The tender, flaky tilapia fish swam up the stream of popularity to snag a spot in the top five of the best-selling seafood in the U.S. in 2013, says the American Tilapia Association -- and for good reason. Each ounce of tilapia delivers 7 grams of protein and only 36 calories. Its mild flavor and affordable price appeal to fish lovers as well as to those who are looking to enjoy the health benefits of a diet that includes more fish.
Wash fresh or thawed tilapia and pat dry. Pre-heat oven to 375 degrees Fahrenheit.
Place one filet on a square of aluminum foil.
Brush the tilapia with olive oil and sprinkle with seasoning. Turn the filet over and repeat. Try a variety of spices such as salt, lemon pepper, rosemary, garlic, chili powder or ginger.
Wrap the aluminum foil around the fish and seal it to form a pouch. Place the pouches in a baking pan.
Bake the pouches in a 375 Fahrenheit oven for 10 minutes.
To serve, open the pouch and flip it onto a plate, pouring the juices onto the fish.
Pre-heat the oven to 375 F. Wash the filets and pat them dry.
Butter the bottom of a baking pan large enough for a single layer of filets.
Place the dried filets in a single layer in the pan. Brush them with olive oil.
Season the tilapia with your choice of seasonings. Options include spices, such as garlic powder, lemon pepper or chili powder, as well as seasonings such as soy sauce, lemon or lime juice, and sauteed onions or peppers.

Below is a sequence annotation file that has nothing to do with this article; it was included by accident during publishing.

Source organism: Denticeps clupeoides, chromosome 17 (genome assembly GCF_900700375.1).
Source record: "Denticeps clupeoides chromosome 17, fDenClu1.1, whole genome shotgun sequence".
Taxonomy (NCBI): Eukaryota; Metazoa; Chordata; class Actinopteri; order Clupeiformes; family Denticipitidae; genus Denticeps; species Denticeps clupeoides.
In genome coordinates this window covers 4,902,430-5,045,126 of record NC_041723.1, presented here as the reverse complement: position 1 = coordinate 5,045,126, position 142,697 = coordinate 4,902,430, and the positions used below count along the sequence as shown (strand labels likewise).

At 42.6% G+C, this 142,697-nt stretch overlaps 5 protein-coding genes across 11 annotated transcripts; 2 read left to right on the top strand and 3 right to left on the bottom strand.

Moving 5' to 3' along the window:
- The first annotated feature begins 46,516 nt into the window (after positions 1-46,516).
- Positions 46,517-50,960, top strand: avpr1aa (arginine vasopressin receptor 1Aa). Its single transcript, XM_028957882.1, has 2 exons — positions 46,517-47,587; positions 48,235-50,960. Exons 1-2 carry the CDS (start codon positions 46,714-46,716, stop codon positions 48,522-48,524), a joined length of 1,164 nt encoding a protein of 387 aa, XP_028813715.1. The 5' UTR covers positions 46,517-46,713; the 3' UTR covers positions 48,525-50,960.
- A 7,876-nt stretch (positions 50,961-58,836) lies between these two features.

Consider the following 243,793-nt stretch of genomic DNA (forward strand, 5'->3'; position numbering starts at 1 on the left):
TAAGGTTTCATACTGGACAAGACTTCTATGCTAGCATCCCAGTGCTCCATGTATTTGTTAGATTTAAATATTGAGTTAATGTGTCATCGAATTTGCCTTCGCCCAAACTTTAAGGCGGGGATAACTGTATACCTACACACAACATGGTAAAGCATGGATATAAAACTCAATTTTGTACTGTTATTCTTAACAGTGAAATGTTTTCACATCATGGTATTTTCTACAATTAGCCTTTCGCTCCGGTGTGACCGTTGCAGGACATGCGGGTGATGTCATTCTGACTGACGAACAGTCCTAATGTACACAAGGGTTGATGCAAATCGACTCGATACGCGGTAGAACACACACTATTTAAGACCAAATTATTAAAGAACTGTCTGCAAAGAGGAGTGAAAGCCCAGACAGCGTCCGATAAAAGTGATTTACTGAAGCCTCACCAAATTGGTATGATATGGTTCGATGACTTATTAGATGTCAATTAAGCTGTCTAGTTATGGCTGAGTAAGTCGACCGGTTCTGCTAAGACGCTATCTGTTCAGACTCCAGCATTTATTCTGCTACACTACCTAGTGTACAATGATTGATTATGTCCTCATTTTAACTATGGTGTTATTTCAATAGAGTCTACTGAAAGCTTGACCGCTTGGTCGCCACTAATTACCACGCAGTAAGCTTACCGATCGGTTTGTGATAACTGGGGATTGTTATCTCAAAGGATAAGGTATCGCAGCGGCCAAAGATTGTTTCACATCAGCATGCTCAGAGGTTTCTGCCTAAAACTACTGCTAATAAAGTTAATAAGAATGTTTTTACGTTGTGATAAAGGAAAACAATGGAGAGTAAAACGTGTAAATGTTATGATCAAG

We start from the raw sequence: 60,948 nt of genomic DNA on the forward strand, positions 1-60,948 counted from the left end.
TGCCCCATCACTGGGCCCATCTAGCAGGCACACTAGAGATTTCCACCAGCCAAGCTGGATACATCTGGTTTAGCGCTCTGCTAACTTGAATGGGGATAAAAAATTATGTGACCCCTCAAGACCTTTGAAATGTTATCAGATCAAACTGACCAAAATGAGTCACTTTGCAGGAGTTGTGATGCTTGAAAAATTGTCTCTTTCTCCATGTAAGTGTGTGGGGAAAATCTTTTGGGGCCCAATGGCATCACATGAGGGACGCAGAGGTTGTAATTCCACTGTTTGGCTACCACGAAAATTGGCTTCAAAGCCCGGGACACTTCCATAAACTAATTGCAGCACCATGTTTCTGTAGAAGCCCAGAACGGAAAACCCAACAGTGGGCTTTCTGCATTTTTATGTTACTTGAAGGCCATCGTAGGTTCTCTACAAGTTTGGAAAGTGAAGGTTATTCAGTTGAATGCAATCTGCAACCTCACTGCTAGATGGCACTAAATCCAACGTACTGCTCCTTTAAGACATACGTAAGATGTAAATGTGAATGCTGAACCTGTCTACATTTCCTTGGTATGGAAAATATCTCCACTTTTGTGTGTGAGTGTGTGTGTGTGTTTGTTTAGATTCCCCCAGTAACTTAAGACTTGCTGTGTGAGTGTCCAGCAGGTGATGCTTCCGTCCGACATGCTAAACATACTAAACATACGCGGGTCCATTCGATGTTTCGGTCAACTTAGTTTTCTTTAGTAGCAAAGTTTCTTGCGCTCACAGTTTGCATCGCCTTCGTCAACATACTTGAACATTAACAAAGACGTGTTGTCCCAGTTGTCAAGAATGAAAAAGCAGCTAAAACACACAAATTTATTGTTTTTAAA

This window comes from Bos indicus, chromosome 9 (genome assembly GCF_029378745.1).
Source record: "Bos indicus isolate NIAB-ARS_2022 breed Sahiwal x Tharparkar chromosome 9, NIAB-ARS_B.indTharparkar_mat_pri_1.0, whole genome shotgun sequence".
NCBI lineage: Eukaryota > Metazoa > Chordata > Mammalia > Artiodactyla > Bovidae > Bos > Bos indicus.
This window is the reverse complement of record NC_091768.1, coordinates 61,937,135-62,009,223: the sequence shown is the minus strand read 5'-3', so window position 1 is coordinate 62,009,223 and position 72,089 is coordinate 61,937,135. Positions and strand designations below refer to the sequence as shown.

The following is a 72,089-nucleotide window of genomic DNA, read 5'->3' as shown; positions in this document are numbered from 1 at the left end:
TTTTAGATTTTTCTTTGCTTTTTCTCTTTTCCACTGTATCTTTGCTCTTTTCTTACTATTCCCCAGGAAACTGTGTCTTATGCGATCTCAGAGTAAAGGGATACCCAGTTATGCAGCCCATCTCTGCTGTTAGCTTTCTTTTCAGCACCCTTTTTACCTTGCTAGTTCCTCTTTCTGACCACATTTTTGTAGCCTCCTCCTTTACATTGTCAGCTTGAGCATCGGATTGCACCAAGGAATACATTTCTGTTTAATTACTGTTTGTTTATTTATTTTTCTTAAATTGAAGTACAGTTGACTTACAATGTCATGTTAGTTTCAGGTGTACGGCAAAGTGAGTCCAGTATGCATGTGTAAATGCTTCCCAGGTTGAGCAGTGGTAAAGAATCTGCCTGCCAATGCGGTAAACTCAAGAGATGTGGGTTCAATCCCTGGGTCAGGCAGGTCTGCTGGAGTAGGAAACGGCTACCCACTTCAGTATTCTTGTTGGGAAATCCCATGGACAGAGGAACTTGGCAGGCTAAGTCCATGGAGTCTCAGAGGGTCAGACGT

Cover the pan with foil and bake it for 10 to 15 minutes, until the fish are white and flaky.
Things You'll Need
Aluminum foil squares
After baking, eat tilapia on its own or flake it to use in fish tacos or other entrees that require a mild, boneless fish.
Other methods of cooking tilapia include sauteing, broiling and deep-frying in a batter. Because of its flaky texture, do not cook tilapia directly on a grill.
For a slightly crunchy exterior, uncover the fish during the last few minutes of baking, until the flesh turns a light, golden brown.
Most commercially available tilapia has been skinned and boned. However, fresh, whole tilapia may have bones.
Tilapia has fewer beneficial omega-3 fatty acids than other cold-water fish. Farm-raised tilapia has fewer beneficial fatty acids than wild-caught fish.